Plan Your Stargazing Road Trip Across the West with These Dark Sky Routes
Each stargazing-focused stop is mapped as a destination that can be appreciated by the naked eye.
More than 99% of the U.S. population lives in areas with light pollution capable of drowning out even the most prominent constellations and planets. What’s more, approximately one in every three humans, and nearly 80% of North Americans, are unable to see the Milky Way.
Using data from Dark Sky Maps and In-The-Sky.org, the San Francisco-based travel company VacationRenter compiled four road trips that yield the best chance for night sky enthusiasts to gaze into the unobstructed infinite.
Of the four itineraries, two spotlight some of the best stargazing opportunities throughout the West. Each route is calibrated to include fantastic sights across state lines, optimize travel time between stops, and avoid roads that could pose seasonal restrictions. Additionally, the stargazing-focused stops are mapped as destinations that can be appreciated by the naked eye—no equipment necessary.
With its wide open expanses, the American West no doubt features a host of dark sky areas that were left off these lists for expedience’s sake, “but travelers can add or subtract locations to their road trips as they please,” the study’s authors wrote.
Let’s see what’s in store.
An equivalent distance of a coast-to-coast drive, the Pacific Route begins and ends in Nevada’s Great Basin National Park near the town of Baker, a dark sky mecca that not-so-coincidentally boasts a hotel called the “Stargazer Inn.”
Additional stops include California destinations like Borrego Springs and Yosemite National Park. Pyramid Lake in Nevada is also featured, as is Oregon’s Pine Mountain, which sits just over 30 miles from the bustling outdoors haven that is Bend. (If crossing national parks off your bucket list is a goal, Crater Lake National Park is just a short two-hour detour away.)
The drive’s final checkpoint is a stop in Stevenson, Washington, a town that sits just across the border from Oregon and is within an hour’s drive of Portland.
Using this exact itinerary, the scheduled drive time is estimated to take a total of 54 hours and just under 3,000 miles—about the exact distance, mileage-wise, from San Diego to Boston. (But our favorite trips seldom stick to an rigid itinerary. Go explore!)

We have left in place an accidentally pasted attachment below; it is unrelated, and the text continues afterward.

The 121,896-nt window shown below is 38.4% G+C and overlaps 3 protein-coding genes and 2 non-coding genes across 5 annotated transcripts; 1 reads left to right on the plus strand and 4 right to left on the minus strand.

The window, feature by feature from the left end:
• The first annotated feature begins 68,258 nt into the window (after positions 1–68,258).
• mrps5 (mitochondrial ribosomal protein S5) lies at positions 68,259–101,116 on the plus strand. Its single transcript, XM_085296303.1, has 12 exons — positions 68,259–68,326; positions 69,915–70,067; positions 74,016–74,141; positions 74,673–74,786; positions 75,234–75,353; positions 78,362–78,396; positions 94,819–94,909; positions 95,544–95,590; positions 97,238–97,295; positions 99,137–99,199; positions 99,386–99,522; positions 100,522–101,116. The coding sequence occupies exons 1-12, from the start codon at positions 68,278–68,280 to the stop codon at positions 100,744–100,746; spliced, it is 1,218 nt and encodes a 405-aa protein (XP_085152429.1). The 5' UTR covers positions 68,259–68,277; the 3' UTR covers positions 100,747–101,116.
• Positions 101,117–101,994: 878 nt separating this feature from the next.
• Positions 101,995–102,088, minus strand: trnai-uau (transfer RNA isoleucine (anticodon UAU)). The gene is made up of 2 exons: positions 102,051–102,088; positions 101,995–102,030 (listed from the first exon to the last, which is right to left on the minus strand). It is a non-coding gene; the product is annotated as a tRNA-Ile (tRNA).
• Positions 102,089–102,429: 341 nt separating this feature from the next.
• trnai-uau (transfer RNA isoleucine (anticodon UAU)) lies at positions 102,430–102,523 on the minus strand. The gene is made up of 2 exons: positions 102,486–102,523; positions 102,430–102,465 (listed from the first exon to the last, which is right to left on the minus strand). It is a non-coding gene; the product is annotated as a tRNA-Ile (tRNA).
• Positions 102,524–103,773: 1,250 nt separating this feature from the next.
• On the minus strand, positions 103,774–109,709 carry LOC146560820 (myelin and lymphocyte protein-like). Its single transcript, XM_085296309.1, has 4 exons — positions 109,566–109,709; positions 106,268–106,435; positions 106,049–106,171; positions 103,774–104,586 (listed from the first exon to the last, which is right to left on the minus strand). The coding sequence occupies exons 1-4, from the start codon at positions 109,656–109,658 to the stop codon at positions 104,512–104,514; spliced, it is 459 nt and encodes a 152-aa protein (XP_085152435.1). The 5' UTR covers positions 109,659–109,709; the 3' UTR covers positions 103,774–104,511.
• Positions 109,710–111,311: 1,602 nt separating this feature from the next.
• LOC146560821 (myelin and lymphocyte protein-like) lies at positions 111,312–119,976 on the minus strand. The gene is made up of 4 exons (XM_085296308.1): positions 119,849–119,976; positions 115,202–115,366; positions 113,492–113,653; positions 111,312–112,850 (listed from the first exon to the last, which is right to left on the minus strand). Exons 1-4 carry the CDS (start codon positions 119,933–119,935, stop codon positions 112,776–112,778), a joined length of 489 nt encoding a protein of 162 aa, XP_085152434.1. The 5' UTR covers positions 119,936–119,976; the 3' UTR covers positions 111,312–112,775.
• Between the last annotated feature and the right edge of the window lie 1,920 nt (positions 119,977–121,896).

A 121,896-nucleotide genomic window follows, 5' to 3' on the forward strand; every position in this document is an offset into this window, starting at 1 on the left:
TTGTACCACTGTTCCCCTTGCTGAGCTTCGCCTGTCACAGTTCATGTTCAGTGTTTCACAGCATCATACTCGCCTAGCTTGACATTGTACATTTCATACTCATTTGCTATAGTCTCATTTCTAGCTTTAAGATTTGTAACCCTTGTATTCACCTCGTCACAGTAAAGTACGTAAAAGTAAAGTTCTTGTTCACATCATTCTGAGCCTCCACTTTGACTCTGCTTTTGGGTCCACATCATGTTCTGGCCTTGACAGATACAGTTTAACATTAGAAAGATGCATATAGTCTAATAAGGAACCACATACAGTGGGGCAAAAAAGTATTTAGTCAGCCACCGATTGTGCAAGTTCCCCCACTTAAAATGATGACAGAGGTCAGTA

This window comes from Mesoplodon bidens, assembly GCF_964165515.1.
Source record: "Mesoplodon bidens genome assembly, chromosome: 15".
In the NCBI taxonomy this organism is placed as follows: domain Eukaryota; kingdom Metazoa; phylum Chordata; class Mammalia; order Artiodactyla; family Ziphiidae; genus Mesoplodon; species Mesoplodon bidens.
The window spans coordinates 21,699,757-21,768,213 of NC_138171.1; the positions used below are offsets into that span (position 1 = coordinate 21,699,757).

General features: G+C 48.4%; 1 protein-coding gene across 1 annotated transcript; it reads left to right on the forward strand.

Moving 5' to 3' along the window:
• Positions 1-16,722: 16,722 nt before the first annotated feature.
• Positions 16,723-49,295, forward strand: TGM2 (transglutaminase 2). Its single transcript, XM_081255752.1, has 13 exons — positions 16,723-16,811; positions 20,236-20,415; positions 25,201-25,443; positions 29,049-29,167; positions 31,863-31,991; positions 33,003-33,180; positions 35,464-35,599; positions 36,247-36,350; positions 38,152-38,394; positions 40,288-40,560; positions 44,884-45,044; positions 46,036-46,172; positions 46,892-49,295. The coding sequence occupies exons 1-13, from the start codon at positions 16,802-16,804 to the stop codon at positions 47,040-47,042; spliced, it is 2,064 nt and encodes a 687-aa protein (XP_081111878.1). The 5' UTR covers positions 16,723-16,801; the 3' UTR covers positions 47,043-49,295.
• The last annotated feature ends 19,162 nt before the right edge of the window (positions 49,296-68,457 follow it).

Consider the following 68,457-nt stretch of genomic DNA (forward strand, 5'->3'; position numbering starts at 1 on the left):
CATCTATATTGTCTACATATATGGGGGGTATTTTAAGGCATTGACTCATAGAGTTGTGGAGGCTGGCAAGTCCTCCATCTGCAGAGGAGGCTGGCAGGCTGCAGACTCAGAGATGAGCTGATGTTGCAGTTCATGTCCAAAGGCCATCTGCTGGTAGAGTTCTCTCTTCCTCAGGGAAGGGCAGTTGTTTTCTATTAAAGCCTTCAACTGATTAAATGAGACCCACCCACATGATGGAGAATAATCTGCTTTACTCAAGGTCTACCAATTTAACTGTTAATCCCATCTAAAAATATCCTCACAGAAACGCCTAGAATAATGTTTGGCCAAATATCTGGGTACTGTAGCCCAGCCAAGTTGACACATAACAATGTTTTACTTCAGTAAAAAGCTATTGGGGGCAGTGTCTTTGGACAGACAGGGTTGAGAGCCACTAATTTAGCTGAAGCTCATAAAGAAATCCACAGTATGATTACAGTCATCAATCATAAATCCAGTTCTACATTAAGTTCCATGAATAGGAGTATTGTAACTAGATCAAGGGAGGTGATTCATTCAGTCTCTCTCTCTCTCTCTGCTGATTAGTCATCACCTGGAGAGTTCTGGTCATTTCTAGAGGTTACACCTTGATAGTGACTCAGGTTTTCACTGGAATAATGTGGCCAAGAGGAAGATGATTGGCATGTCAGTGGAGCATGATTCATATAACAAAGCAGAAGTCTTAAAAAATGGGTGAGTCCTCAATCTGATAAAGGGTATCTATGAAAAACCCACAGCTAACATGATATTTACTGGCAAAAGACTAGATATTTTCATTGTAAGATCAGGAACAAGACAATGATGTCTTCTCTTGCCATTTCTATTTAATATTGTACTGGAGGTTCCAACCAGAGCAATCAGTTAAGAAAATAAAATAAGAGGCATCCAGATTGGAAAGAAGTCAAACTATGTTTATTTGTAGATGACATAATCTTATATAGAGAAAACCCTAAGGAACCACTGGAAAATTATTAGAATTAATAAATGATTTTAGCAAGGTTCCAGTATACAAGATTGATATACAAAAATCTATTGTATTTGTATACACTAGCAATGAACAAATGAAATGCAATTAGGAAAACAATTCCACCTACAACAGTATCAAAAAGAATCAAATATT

Thanks to the lowest amount of light pollution, the Rocky Mountain range touts more dark sky spots than anywhere else in the United States—and this road trip includes a particularly stellar representation.
Start and end your drive in Ketchum, Idaho, a town that, four years ago, was given the International Dark-Sky Association’s Dark Sky Reserve designation, making it the only U.S. destination and just the 17th location in the world to have the title bestowed.
“Look up on any given clear night around here and you’ll be memorized by billions of unobscured stars littering the sky,” Visit Sun Valley’s Travis Amick writes. “Here, shooting star sightings are the norm, astro-photography opportunities are some of the best in the country, and the Milky Way takes center stage as it brilliantly erupts from the southwest quadrant of the sky each night.”
Subsequent stops include West Yellowstone in Montana, Colorado’s Great Sand Dunes National Park, Flagstaff, Arizona, and Utah’s Arches National Park, the last checkpoint before returning to Ketchum.
More from this issue:
- 2021 Sunset Travel Awards: 75 Ways to Experience the West
- A Renovated A-Frame Near Lake Arrowhead Builds the Case for a Pink Front Door
- Don’t Put Away Your Tools Just Yet: Your December and January Garden Checklist
- How the First Family of Fish Sauce Does a Holiday Feast
The Mountain Route’s estimated drive time is 42 hours, covering a distance of 2,683 miles.
(Once again, detours are encouraged.)
Interested in hitting the road? You’re not alone. This year paved the way for a road trip renaissance unlike any in recent memory, as work flexibility, travel restrictions, and active avoidance of the crammed spaces of airlines combined to spawn a blossoming pavement-bound movement. Why not do a little stargazing on the way?
Check out the full VacationRenter study for additional information, including data on seasonal meteor showers and lodging tips to optimize those starry nights.